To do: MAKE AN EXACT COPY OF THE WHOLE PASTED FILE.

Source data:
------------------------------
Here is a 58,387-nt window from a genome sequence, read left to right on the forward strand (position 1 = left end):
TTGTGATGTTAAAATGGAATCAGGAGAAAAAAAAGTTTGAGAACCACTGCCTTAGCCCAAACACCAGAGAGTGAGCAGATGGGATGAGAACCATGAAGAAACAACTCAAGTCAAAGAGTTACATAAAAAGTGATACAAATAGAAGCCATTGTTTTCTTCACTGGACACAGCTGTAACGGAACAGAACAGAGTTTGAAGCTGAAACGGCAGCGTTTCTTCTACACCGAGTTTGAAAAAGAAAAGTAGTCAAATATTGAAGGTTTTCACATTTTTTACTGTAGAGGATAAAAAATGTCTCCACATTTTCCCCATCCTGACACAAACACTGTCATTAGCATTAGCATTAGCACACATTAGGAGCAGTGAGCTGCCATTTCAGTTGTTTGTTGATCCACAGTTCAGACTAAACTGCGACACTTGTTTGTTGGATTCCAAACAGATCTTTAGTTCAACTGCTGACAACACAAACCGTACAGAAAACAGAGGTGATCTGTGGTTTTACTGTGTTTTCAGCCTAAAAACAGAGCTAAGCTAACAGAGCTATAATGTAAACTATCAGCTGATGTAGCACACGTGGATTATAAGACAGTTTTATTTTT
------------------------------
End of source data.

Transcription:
Here is a 58,387-nt window from a genome sequence, read left to right on the forward strand (position 1 = left end):
TTGTGATGTTAAAATGGAATCAGGAGAAAAAAAAGTTTGAGAACCACTGCCTTAGCCCAAACACCAGAGAGTGAGCAGATGGGATGAGAACCATGAAGAAACAACTCAAGTCAAAGAGTTACATAAAAAGTGATACAAATAGAAGCCATTGTTTTCTTCACTGGACACAGCTGTAACGGAACAGAACAGAGTTTGAAGCTGAAACGGCAGCGTTTCTTCTACACCGAGTTTGAAAAAGAAAAGTAGTCAAATATTGAAGGTTTTCACATTTTTTACTGTAGAGGATAAAAAATGTCTCCACATTTTCCCCATCCTGACACAAACACTGTCATTAGCATTAGCATTAGCACACATTAGGAGCAGTGAGCTGCCATTTCAGTTGTTTGTTGATCCACAGTTCAGACTAAACTGCGACACTTGTTTGTTGGATTCCAAACAGATCTTTAGTTCAACTGCTGACAACACAAACCGTACAGAAAACAGAGGTGATCTGTGGTTTTACTGTGTTTTCAGCCTAAAAACAGAGCTAAGCTAACAGAGCTATAATGTAAACTATCAGCTGATGTAGCACACGTGGATTATAAGACAGTTTTATTTTT